The skinhead subculture was born in England in the late 1960s as an offshoot of the mod culture. Skinheads were distinct from other British subcultures due to their uniform of boots, jeans, braces (suspenders), and the trademark shaved head.
Their style was an exaggerated version of the traditional unskilled laborer. One of the first scholars to research skinheads, sociologist Mike Brake, classified skinheads as a “traditional working-class delinquent subculture” and documented five traits that defined first-generation British skinheads: toughness and violence; football (soccer), ethnocentrism, Puritan work ethic; and a cynical worldview.
According to author Nick Knight, skinheads first appeared as a distinct youth subculture in 1968. He states in his book Skinhead, “In establishing their own style, the younger brothers of mods adopted certain elements of mod style, combined them with items from traditional working clothes, borrowed some influences from the West Indian blacks and became skinheads.”
Motivated by social alienation and working-class solidarity, skinheads were defined by their close-cropped or shaven heads (long hair was a liability in factory work and street fights) and working-class clothing such as Dr. Martens and steel toe work boots, braces, high rise jeans, and button-down collar shirts, usually slim fitting in check or plain.
In England, there were two waves of the skinhead cult. From its inception, the skinhead subculture was largely based around music. The first group appeared in the late 1960s as an offshoot of the mod subculture and largely died out by 1972.
The second wave arrived in the late 1970s and early 1980s. These skinheads differed from the first generation, in that they were not influenced as much by mod as they were by the growing punk and 2Tone Ska scenes in London.
Punk lent itself to violence through its embrace of aggressive music and teenage angst. Skinheads reflected this new influence by combining the exaggerated imagery of the original skinhead style with punk.
They took the boots and suspenders and jeans of the late 1960s and added closser-cropped hair, bomber jackets, and tattoos. The popularity of the 2Tone movement helped spread the look of skinheads to all parts of the United Kingdom.
Symond Lawes, a British skinhead notes, “I became a skinhead and there was only one other skinhead in my estate in 1978. By the following year, every kid in England was a skinhead.”
At the same time the subculture was growing, England was experiencing an influx of immigrants from India; the backlash to this wave of newcomers from the native British population was reflected in the skinhead subculture. Zeig Heiling and “Paki bashing” were sensationalized by the media.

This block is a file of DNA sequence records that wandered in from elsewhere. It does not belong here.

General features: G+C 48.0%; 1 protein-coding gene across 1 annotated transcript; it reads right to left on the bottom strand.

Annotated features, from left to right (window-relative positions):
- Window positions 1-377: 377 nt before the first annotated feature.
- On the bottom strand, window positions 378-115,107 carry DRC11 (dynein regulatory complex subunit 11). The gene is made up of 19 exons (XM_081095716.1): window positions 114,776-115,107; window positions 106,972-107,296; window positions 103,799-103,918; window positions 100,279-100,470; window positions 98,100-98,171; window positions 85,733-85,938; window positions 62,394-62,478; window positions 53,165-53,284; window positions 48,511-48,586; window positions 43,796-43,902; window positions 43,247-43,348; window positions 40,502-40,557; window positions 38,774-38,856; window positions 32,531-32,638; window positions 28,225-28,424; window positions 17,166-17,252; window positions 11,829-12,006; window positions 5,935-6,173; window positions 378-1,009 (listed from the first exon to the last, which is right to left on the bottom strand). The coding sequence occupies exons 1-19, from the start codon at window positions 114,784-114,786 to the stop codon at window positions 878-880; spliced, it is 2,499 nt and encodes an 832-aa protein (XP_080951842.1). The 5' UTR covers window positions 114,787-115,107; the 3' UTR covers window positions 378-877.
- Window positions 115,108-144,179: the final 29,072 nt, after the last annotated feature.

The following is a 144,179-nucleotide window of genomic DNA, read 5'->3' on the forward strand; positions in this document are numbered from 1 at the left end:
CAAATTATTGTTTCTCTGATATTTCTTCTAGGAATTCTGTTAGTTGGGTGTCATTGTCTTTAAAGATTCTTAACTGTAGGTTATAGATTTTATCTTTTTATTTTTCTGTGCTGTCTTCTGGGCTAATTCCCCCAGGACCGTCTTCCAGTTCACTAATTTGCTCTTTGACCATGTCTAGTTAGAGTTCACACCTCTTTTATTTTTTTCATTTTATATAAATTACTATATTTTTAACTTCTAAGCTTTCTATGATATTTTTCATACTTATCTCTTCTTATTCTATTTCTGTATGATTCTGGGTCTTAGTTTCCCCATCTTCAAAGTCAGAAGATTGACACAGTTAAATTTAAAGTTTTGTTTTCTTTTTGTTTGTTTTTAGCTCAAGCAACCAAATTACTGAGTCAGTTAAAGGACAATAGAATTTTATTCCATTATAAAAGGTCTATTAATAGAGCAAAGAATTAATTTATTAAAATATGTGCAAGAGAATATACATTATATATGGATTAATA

The growth of the right-wing National Front and its recruitment of youth merely increased the amount of conflict present in the skinhead subculture. Punk shows and Ska shows were marred by skinhead violence. Even American newspapers covered the race riots that exploded in London in 1981.
While there is little doubt that North Americans, especially Canadians as part of the British Commonwealth, were exposed to skinhead subculture in the late 1960s and during the initial resurgence of this movement in 1978, it did not take hold as a youth cult in the United States until the arrival of punk.
Groups of youths in the early years of the American hardcore punk scene had shaved heads, but cannot be categorized as skinheads because they did not consciously adopt the lifestyle or dress that defines the subculture. Eventually, American youths began to emulate the skinhead style that was seen in the United Kingdom.
During the early 1980s, political affiliations grew in significance and split the subculture, distancing the far right and left-wing strands, although many skinheads described themselves as apolitical.
As a pro-working class movement, skinhead culture attracted those with nationalist beliefs, including violently racist or neo-Nazi elements.
In Great Britain, the skinhead subculture became associated in the public eye with the membership of groups such as the National Front and the British Movement. By the 1990s, neo-Nazi skinhead movements existed across all of Europe and North America.
Nowadays, few organizations, such as Skinheads Against Racial Prejudice, are attempting to fight back against supremacist skinheads and honor the diverse and multicultural aspects of the original skinhead subculture.
(Photo credit: Getty Images / PYMCA / Gamma-Keystone / Hulton Archives / Gavin Watson: Youth Club Archive / Article based on Skinheads: A Guide to an American Subculture by Tiffini A. Travis, Perry Hardy).